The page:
Ensuring that employees own equity in the company is part of the value distribution process and a powerful tool to align all stakeholders in a company.
Working for startups should give employees the ability to participate in the upside, with the possibility of a big return if the company succeeds.
That said, don’t make any confusion with your salary and here are some key difference you need to know.
In healthy startup ecosystems, employees at fast-rising startups should be rewarded and have the ability themselves to become entrepreneurs or business angels afterwards. This lead to a virtuous investment ecosystem.
But today too many employees in European startups do not benefit from their companies’ success in this way. Very few of them have made meaningful fortunes, which prevents them from reinvesting and then helping create an exponential effect on the early stage market. …
In our last article we outlined the main differences between the 2 financial components of your compensation package as a startup employee: salary vs. capital.
Today, prior to further explaining how equity incentives work, we’d like to give you an overview of the 4 basic pieces of knowledge to master when it comes to equity incentives.
The capital of a company is essentially composed of people, individuals or companies, holding a stock or an option: the shareholders and stakeholders. The capital is the motherboard of a company as it is the basis of 2 strategic components:
Working in a startup obviously has its pros and cons. The most important components of your pay package as an employee are salary and equity. If you are working or want to work in a startup, you should understand both.
Some people are attracted by the startup life because they want to work in an innovative environment and/or because of the project itself and the mission of the company. In any case, they want to have a bigger impact than in a traditional company.
In Europe, especially in less mature ecosystems, the idea of working in a startup is also associated with common stereotypes like having a ping-pong table at the office, no dress code, no hierarchy… But such myths–even if they are not completely wrong–should be balanced with a practical understanding. To give you a brief overview: working in a startup is pretty risky, you need to be flexible, and you need to work super hard. The reward is that you’ll get some benefits that you won’t have in traditional companies. …
We assume that some of the 1,500 employees became millionaires. Pretty obvious with such amazing and improbable amount.
They didn’t have a shared lottery ticket, or at least not the kind you are thinking about.
Those instant-millionaires had two characteristics in common that made them rich:
Drafting a good employee stock options plan (ESOP) is one of the best ways to recruit talent. This will empower employees by aligning their long-term interests with your vision and the company’s mission.
But drafting a good plan is not that easy. It involves knowledge of the law, taxation, finance, and human resources, and it’s rare to find someone who has expertise in all these subjects. While raising funds is heavily discussed in the startup world, employee equity is largely set aside. There are some likely reasons for that. …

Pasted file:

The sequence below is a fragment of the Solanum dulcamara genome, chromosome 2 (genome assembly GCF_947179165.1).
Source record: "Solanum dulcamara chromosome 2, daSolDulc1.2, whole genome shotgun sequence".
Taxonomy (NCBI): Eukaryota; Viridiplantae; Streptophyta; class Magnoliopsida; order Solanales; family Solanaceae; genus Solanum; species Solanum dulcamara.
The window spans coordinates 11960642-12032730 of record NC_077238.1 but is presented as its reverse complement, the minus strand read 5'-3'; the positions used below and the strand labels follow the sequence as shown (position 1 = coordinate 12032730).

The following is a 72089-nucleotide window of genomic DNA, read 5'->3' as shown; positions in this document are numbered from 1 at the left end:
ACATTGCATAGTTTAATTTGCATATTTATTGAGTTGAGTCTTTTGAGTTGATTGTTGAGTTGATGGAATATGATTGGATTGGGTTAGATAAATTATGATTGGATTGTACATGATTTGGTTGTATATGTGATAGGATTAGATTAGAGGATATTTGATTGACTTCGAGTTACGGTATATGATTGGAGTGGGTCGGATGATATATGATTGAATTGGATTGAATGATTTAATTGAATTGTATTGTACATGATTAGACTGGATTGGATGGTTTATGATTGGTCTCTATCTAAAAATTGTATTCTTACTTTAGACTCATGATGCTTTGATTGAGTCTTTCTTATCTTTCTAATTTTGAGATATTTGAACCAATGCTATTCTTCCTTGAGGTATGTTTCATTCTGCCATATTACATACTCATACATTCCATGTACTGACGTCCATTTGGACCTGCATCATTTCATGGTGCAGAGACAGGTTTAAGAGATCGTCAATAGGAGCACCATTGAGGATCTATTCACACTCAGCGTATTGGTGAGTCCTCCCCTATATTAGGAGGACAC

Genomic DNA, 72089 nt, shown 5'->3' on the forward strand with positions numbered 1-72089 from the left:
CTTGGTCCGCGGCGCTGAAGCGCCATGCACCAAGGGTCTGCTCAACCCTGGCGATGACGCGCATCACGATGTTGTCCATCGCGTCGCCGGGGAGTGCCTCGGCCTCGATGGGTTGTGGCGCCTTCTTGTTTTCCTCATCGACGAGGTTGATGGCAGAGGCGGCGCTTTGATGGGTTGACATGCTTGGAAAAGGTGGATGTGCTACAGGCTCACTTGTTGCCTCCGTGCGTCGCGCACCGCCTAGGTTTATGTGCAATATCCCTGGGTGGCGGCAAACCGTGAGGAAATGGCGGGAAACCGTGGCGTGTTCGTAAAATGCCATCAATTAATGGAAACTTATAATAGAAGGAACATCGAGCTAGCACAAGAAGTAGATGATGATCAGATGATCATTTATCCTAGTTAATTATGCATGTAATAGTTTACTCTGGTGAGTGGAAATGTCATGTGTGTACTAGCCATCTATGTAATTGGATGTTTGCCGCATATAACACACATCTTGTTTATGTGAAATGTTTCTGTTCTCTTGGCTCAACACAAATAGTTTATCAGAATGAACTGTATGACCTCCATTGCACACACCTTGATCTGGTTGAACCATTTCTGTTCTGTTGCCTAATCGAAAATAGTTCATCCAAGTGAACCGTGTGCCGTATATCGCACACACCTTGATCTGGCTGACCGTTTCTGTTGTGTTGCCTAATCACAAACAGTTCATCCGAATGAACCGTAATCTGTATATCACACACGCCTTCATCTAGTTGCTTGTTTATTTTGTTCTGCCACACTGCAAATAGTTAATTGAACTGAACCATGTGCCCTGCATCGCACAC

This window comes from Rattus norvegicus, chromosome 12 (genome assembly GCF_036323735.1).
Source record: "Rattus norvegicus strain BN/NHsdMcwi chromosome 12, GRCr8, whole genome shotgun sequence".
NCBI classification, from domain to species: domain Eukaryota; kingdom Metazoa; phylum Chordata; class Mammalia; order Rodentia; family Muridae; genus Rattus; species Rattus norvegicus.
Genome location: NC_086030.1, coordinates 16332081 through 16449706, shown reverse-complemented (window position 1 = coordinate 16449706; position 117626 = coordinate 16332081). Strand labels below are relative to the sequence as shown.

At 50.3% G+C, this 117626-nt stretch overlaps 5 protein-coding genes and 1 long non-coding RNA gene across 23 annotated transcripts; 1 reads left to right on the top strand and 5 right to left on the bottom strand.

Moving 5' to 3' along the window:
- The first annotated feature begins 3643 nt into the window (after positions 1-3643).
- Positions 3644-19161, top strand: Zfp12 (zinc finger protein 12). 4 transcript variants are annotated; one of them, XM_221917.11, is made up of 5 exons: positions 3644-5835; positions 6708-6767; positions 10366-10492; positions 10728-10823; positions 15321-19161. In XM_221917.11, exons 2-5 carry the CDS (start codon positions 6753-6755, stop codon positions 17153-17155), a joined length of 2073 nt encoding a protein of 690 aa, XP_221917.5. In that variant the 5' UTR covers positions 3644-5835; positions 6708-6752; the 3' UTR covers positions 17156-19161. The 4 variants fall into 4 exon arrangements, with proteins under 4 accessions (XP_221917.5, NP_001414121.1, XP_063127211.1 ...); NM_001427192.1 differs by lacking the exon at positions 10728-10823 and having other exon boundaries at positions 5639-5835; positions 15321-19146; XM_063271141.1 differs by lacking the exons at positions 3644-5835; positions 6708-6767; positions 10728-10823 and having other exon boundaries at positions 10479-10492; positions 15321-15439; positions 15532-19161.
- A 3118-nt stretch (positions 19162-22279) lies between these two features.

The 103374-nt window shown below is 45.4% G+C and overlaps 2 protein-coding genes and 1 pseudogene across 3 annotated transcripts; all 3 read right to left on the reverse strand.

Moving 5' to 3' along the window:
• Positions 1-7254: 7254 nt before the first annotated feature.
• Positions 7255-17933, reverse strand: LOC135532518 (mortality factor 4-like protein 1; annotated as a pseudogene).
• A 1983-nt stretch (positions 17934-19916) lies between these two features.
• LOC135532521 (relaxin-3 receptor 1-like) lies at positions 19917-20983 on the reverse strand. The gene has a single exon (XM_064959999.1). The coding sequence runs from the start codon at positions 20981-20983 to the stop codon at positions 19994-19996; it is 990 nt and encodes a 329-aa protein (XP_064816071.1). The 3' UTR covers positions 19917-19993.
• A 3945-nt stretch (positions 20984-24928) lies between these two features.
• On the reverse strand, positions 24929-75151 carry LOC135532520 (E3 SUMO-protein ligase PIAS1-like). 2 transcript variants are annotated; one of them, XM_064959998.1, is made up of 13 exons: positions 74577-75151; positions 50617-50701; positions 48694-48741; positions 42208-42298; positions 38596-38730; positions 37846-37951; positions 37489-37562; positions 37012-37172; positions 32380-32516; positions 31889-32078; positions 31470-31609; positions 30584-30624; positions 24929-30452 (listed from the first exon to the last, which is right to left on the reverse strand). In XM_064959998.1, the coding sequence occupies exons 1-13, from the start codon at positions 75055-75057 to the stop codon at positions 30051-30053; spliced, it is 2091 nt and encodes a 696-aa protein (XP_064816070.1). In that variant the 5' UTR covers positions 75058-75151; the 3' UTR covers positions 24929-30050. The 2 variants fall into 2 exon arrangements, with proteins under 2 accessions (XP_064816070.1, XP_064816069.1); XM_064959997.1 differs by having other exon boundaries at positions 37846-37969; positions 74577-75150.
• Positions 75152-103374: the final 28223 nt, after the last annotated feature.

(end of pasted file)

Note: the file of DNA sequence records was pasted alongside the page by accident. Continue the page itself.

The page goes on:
As Nicolas Colin said in his newsletter “employee equity is critically important because startups are driven by increasing returns to scale. […] [But] because there are so few exits, stock options remain a very abstract concept for most people working in tech startups in Europe.”
Sharing company capital with employees requires indeed specific knowledge in human resources, law, tax and finance in order to get a clear understanding of how it works. It is an art rather than a science, and entrepreneurs thinking about their ESOP need to answer a lot of questions such as:
“After years of hard work, I had the chance to monetize all the stock options the company granted to me and got enough to buy an apartment back in France. That was a great upside for all those years of commitment.”
Startup compensation has two pillars: salary and equity. Salary pays your day-to-day work, equity through an employee stock options plan (ESOP) can be a long-run game changer.
Almost all tech companies provide employee ownership through an employee stock option plan (ESOP) in order to align its stakeholders’ interests, including those of its employees. But only a few employees really understand what they get and so the desired effect of motivating people to maximize their involvement never really happens.
Why? As a founder, you know that making something REAL isn’t about administrative paperwork but about that moment of clarity when something becomes self-evident. An ESOP doesn’t mean anything for your employees so long as you don’t make them truly understand what it is.
I learned that through my experience at La Ruche qui dit Oui ! (LRQDO), a French tech company enabling a fair food system across Europe by helping groups of consumers to buy groceries directly from producers. When I joined the company following its series B round of funding, one of my first tasks was the implementation of the company’s ESOP for all employees, all across Europe. …